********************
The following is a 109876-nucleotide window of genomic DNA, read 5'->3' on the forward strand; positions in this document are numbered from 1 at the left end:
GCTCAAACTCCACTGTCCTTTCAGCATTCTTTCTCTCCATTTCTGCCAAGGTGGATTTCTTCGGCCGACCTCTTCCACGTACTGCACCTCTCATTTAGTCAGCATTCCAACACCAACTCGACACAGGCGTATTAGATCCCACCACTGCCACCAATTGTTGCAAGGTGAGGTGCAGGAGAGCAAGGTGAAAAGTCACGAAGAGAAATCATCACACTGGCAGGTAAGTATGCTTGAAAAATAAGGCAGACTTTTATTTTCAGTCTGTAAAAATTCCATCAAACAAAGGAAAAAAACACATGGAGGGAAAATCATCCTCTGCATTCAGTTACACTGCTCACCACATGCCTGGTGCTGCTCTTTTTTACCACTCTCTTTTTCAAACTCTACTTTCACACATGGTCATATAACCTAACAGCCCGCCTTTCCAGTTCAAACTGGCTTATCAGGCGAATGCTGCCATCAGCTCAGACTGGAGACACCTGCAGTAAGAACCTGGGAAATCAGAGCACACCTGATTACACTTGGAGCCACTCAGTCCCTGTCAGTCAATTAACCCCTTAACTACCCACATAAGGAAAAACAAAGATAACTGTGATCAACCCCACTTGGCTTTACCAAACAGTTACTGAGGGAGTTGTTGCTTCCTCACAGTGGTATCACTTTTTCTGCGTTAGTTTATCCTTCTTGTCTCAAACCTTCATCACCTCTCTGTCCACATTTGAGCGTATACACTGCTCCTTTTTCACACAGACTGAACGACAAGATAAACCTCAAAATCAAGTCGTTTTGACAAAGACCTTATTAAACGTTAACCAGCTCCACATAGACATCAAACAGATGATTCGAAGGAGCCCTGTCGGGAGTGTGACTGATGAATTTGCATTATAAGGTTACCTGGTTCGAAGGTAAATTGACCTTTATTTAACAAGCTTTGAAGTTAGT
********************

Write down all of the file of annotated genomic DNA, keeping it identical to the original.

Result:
The following is a 109876-nucleotide window of genomic DNA, read 5'->3' on the forward strand; positions in this document are numbered from 1 at the left end:
GCTCAAACTCCACTGTCCTTTCAGCATTCTTTCTCTCCATTTCTGCCAAGGTGGATTTCTTCGGCCGACCTCTTCCACGTACTGCACCTCTCATTTAGTCAGCATTCCAACACCAACTCGACACAGGCGTATTAGATCCCACCACTGCCACCAATTGTTGCAAGGTGAGGTGCAGGAGAGCAAGGTGAAAAGTCACGAAGAGAAATCATCACACTGGCAGGTAAGTATGCTTGAAAAATAAGGCAGACTTTTATTTTCAGTCTGTAAAAATTCCATCAAACAAAGGAAAAAAACACATGGAGGGAAAATCATCCTCTGCATTCAGTTACACTGCTCACCACATGCCTGGTGCTGCTCTTTTTTACCACTCTCTTTTTCAAACTCTACTTTCACACATGGTCATATAACCTAACAGCCCGCCTTTCCAGTTCAAACTGGCTTATCAGGCGAATGCTGCCATCAGCTCAGACTGGAGACACCTGCAGTAAGAACCTGGGAAATCAGAGCACACCTGATTACACTTGGAGCCACTCAGTCCCTGTCAGTCAATTAACCCCTTAACTACCCACATAAGGAAAAACAAAGATAACTGTGATCAACCCCACTTGGCTTTACCAAACAGTTACTGAGGGAGTTGTTGCTTCCTCACAGTGGTATCACTTTTTCTGCGTTAGTTTATCCTTCTTGTCTCAAACCTTCATCACCTCTCTGTCCACATTTGAGCGTATACACTGCTCCTTTTTCACACAGACTGAACGACAAGATAAACCTCAAAATCAAGTCGTTTTGACAAAGACCTTATTAAACGTTAACCAGCTCCACATAGACATCAAACAGATGATTCGAAGGAGCCCTGTCGGGAGTGTGACTGATGAATTTGCATTATAAGGTTACCTGGTTCGAAGGTAAATTGACCTTTATTTAACAAGCTTTGAAGTTAGT